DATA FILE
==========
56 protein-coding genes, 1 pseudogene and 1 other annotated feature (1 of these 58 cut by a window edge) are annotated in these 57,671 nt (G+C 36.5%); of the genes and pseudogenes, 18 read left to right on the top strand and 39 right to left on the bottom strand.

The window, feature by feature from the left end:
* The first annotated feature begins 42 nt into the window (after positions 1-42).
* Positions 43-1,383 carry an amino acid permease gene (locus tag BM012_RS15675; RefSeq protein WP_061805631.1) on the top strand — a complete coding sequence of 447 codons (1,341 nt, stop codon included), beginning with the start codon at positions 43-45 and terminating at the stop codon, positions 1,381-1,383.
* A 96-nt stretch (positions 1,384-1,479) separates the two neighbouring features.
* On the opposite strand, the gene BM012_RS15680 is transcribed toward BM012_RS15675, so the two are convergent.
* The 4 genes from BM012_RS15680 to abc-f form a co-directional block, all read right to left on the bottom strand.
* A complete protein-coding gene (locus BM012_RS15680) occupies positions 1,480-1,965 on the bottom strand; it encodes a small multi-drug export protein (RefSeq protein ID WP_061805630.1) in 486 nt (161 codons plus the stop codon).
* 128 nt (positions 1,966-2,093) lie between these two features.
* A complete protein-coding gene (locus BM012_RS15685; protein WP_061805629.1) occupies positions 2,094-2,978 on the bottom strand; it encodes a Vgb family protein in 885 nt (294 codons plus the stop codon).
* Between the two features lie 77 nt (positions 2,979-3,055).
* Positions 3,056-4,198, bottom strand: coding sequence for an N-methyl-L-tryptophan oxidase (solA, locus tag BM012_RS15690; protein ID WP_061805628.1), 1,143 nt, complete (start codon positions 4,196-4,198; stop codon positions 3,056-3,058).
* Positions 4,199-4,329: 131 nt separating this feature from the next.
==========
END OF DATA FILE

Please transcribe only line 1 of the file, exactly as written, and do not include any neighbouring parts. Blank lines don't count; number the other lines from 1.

56 protein-coding genes, 1 pseudogene and 1 other annotated feature (1 of these 58 cut by a window edge) are annotated in these 57,671 nt (G+C 36.5%); of the genes and pseudogenes, 18 read left to right on the top strand and 39 right to left on the bottom strand.